The first research excavations at Newgrange, Co Meath in more than 30 years have begun, after a geophysical survey showed what could prove to be an "extraordinary monument".
The find at the world heritage site has been described as "the most definite, complex and ordered feature ever seen in a geophysical survey in Ireland", according to DCU medieval historian and archaeologist Dr Matthew Stout who is leading the dig with his wife, Boyne Valley archaeologist Dr Geraldine Stout.
The four-week excavations began last week and it may be another week before the team of 18 archaeologists uncover anything of real significance. “It was a lot deeper than we expected, about a metre down,” Dr Matthew Stout said.
A survey conducted in 2015 by geophysicist Joanna Leigh, to investigate the feasibility of renovating the old tourist office at Newgrange, clearly identified the substantial site at the back of Newgrange Farm.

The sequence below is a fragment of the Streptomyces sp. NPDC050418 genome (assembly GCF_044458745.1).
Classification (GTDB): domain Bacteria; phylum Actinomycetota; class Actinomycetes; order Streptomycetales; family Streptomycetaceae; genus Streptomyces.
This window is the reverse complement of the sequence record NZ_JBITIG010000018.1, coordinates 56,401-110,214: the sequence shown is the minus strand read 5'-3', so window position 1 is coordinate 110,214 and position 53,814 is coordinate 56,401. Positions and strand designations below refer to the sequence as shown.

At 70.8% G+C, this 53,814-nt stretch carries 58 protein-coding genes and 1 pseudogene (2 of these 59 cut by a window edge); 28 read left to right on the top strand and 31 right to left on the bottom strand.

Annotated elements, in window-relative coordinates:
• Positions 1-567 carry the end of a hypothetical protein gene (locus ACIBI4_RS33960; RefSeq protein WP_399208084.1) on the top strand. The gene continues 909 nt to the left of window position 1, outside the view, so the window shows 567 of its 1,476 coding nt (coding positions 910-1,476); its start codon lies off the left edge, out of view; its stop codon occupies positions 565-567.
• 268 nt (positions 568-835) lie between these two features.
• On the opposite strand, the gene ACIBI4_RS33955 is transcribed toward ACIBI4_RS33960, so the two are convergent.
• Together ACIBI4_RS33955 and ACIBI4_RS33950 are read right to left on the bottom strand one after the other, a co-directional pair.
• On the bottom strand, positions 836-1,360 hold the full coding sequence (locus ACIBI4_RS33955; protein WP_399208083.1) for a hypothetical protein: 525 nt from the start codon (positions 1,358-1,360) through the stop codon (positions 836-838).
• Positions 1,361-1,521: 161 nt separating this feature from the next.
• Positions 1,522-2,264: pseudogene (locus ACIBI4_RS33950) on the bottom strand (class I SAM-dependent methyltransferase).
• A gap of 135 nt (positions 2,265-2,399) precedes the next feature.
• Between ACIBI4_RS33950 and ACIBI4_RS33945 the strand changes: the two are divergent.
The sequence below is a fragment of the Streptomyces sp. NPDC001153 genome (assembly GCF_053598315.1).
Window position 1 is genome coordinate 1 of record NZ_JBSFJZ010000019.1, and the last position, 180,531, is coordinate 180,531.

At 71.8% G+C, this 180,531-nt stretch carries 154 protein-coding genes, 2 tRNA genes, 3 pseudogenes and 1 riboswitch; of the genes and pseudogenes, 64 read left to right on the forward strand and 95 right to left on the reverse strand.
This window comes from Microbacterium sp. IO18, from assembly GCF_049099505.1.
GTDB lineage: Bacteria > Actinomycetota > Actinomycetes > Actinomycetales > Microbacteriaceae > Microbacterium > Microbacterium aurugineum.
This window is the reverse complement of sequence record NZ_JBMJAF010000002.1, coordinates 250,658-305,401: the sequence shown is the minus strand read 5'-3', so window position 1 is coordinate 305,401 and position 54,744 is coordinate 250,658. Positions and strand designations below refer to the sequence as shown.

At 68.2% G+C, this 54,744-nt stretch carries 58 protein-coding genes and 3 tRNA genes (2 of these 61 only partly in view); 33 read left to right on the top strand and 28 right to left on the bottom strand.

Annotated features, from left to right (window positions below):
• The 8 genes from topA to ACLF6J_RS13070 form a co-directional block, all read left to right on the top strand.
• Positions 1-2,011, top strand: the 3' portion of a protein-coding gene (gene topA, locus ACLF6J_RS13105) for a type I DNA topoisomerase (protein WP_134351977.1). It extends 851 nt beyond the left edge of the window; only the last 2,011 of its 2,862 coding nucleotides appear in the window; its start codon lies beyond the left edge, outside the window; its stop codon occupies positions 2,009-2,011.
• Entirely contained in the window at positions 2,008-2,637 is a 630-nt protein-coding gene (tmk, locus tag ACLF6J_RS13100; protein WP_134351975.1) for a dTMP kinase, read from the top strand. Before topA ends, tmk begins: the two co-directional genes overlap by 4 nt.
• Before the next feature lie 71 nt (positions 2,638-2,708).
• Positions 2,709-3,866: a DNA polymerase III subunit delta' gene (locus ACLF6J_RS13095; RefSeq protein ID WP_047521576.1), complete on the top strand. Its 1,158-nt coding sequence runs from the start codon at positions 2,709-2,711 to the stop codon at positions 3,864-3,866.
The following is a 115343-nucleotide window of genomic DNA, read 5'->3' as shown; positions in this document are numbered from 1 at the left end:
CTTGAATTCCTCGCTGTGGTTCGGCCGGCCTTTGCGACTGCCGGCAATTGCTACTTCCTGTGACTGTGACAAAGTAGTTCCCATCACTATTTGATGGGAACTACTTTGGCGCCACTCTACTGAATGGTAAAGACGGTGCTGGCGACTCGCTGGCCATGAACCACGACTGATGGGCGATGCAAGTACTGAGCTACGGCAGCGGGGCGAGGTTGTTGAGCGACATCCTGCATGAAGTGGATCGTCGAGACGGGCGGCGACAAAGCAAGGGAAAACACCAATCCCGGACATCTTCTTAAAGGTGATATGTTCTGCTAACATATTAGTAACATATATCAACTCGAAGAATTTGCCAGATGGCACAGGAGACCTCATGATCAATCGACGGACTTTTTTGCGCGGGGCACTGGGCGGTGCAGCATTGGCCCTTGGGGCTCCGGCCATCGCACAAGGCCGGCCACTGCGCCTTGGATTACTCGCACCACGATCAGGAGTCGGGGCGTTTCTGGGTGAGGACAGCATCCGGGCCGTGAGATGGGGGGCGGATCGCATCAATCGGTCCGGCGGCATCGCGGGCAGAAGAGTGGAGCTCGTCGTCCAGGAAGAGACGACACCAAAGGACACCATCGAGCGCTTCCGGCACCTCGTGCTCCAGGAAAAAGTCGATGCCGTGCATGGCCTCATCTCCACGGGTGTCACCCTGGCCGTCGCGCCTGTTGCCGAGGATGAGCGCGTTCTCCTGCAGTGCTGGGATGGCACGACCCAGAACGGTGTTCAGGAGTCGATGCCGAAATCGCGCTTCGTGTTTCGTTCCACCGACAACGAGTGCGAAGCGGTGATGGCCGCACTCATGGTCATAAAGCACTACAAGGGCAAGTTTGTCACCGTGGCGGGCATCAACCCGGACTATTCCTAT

It suggested numerous large pits, forming two parallel sets extending over 75m, indicating an ancient processional way to Newgrange. The entrance way and perpendicular pits form a passage or corridor, which ends precisely due south of the entrance to Newgrange passage tomb. “It is a huge monument,” said Dr Stout, suggesting “a Neolithic communal routeway”.
Ms Leigh has speculated that the site is associated with the passage tombs and is ritual in nature. “It’s the most impressive geophysical underground site that I’ve ever seen,” said Dr Stout after the first week of excavations. “It shows four even rows of pits and ditches and is an extraordinary feature.”
It's the first set of excavations since the 1980s at Newgrange and has been funded with a grant from the Royal Irish Academy with the support of the Redhouse family land owners, the OPW, DCU and Notre Dame University in the US.